Architecture in the Balkans: From Diocletian to Suleyman the Magnificent, 300-1550
This book is the first of its kind to discuss the history of the Balkan Peninsula from late antiquity to the height of the Ottoman era by focusing on architecture as its principal gauge. In doing so, it transcends various established conventions in scholarship to present the architectural heritage in the Balkans in a manner that is accessible and comprehensible.
Throughout the book architecture is viewed as a function of distinctive needs (social, political, religious), distinctive means (economic, technical know-how, material availability) and distinctive goals (aesthetic, propagandistic, protective). As a result, the book covers the full range of architectural enterprises, from simple residential buildings, to public monumental structures; from fortifications, to utilitarian buildings (cisterns, bridges, etc).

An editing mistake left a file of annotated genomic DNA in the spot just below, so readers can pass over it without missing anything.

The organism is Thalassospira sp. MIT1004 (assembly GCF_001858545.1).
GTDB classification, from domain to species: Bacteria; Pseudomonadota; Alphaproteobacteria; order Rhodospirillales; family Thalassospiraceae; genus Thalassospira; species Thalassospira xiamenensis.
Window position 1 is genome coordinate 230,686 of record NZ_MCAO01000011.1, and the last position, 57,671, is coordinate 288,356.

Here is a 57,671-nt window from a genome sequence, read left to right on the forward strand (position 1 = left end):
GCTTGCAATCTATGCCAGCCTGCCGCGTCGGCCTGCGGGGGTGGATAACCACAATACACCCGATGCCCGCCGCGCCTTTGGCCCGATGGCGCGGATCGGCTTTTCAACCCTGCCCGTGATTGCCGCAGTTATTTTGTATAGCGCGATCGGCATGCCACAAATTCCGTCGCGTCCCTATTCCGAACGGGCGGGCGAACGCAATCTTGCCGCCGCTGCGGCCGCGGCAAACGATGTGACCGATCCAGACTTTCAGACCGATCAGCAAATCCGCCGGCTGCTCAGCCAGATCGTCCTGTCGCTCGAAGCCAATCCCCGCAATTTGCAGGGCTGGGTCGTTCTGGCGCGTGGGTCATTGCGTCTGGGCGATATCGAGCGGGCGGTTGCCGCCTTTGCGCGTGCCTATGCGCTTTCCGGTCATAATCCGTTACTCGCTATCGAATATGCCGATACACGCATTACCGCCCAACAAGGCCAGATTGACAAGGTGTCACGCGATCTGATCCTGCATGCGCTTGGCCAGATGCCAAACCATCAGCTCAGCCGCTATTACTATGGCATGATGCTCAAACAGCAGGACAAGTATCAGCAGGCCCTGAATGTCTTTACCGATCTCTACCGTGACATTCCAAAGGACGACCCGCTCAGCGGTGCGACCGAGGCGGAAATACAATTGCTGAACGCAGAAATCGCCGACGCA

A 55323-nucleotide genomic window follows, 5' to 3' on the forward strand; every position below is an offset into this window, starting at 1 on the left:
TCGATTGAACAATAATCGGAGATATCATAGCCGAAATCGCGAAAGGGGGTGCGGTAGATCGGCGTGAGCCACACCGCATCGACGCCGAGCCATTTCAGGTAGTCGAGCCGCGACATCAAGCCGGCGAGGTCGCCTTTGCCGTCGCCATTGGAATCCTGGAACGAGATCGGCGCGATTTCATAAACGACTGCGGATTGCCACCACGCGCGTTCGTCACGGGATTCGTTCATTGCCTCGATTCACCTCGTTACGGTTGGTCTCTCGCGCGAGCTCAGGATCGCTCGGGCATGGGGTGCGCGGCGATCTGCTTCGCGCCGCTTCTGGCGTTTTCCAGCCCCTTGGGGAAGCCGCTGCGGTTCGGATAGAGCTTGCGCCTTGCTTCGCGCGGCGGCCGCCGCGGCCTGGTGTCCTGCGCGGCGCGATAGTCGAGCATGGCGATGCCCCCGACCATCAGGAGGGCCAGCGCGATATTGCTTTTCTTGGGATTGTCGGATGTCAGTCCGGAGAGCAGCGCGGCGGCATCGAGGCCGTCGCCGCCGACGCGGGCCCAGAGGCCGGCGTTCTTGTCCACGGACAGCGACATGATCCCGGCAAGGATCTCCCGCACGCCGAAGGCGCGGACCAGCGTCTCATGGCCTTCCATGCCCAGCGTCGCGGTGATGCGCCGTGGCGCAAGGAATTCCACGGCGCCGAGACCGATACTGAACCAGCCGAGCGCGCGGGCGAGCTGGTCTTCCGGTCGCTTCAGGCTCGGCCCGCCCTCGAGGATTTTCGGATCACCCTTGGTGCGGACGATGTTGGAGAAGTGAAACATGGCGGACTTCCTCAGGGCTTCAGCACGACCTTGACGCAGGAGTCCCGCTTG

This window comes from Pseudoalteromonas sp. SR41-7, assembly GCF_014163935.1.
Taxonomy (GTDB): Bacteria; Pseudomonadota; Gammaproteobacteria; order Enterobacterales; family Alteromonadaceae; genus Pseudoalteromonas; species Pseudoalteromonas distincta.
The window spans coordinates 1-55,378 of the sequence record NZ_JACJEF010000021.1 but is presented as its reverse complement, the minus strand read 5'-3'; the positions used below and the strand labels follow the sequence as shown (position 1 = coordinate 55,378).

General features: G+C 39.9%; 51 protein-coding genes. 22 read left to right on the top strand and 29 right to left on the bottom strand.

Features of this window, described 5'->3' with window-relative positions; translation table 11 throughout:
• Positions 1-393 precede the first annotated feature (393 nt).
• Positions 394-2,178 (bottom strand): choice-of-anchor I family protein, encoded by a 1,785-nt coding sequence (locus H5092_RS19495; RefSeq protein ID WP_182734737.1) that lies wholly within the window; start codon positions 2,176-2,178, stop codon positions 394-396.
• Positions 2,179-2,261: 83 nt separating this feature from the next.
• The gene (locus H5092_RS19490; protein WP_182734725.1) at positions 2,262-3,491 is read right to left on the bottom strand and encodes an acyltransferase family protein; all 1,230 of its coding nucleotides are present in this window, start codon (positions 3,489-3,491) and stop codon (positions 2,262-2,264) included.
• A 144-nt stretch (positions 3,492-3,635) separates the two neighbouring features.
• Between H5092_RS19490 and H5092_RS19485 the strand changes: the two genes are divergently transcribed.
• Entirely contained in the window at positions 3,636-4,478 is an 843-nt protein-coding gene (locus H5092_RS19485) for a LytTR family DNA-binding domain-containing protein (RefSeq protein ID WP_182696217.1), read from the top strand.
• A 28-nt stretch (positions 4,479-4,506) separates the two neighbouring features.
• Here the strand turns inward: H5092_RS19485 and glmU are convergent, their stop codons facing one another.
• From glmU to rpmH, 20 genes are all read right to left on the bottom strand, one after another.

The urban context of architecture is emphasized, while its role in rural settings is used as a gauge of other distinctive phenomena.
Illustrated with several hundreds of photographs and drawings, most of them specially commissioned, the book presents a generally unknown body of material in a distinctive, unprecedented manner.